Swarming is a frequently observed process in social insects and in herding mammals. The driving factor in each case differs from foraging in ants, tracking nectar source in scouts bees to evading predators in large herds of migrating animals.
The central point of interest in all such processes is the evolution of specific geometric patterns as a function of time. Decoding such naturally patterns and the low-level of information exchange between interacting agents within the swarm has inspired mathematical models for problem solving in social media to communication networks.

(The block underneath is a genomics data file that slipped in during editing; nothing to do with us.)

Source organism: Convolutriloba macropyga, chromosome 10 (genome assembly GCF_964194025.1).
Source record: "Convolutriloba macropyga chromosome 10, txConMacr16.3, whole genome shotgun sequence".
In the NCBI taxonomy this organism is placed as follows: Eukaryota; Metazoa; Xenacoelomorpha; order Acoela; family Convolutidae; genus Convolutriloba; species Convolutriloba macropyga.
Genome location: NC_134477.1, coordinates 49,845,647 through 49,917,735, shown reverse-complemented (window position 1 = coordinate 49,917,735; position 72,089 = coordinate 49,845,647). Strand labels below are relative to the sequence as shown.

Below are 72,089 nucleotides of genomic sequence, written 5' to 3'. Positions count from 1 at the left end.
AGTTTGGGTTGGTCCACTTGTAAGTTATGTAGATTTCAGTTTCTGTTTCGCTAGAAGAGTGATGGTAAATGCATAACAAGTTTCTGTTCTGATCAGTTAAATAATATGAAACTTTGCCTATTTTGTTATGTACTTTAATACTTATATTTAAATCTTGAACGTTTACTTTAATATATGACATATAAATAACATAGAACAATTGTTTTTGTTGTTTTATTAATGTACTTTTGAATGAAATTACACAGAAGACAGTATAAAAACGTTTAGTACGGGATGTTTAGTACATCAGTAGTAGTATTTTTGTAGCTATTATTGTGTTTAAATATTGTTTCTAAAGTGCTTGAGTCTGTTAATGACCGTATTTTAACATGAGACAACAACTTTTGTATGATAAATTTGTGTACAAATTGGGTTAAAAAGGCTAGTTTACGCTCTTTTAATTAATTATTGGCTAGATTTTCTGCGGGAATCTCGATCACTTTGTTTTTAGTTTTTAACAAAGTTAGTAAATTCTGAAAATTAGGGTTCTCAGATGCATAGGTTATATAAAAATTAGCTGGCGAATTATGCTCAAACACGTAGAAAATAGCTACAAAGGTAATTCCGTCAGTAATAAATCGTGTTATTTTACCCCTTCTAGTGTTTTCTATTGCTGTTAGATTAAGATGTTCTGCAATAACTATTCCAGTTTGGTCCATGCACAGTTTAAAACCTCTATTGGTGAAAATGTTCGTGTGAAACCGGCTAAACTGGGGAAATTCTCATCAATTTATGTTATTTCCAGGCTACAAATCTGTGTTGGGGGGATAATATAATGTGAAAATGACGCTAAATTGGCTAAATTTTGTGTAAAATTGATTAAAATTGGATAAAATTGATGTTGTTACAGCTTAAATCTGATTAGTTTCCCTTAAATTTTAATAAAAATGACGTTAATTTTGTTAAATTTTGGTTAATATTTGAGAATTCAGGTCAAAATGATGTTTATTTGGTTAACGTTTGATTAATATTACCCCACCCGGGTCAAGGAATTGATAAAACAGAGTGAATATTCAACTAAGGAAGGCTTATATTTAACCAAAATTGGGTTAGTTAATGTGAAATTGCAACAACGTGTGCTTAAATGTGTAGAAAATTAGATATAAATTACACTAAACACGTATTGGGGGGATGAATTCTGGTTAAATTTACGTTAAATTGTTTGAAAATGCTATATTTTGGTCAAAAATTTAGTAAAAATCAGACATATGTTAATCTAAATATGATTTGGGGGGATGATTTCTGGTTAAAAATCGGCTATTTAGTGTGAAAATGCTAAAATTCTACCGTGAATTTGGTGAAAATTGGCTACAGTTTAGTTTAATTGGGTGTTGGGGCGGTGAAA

Recently, the research team at IBM Zurich Laboratories, have devised a strategy to observe dynamics information exchange and pattern formation at the nanoscale between high-speed organic molecules in a chaotic medium as liquids.
Through high-precision metrology experiments with real-space imaging capability, they have demonstrated that key information, that was previously unexplored on fault tolerance to terrain adaptiveness can now be converted to an algorithmic pathway, with deep implications in programmable self-assembly.
The major advance of this work is striking the right balance between image capture rates and nanometer scale spatial information content under standard laboratory conditions. This work was published in Scientific Reports, 2015.
Source: Capturing the Embryonic Stages of Self-Assembly – Design Rules for Molecular Computation. Peter N. Nirmalraj, Damien Thompson and Heike Riel. Scientific Reports, 2015, 5, 10116.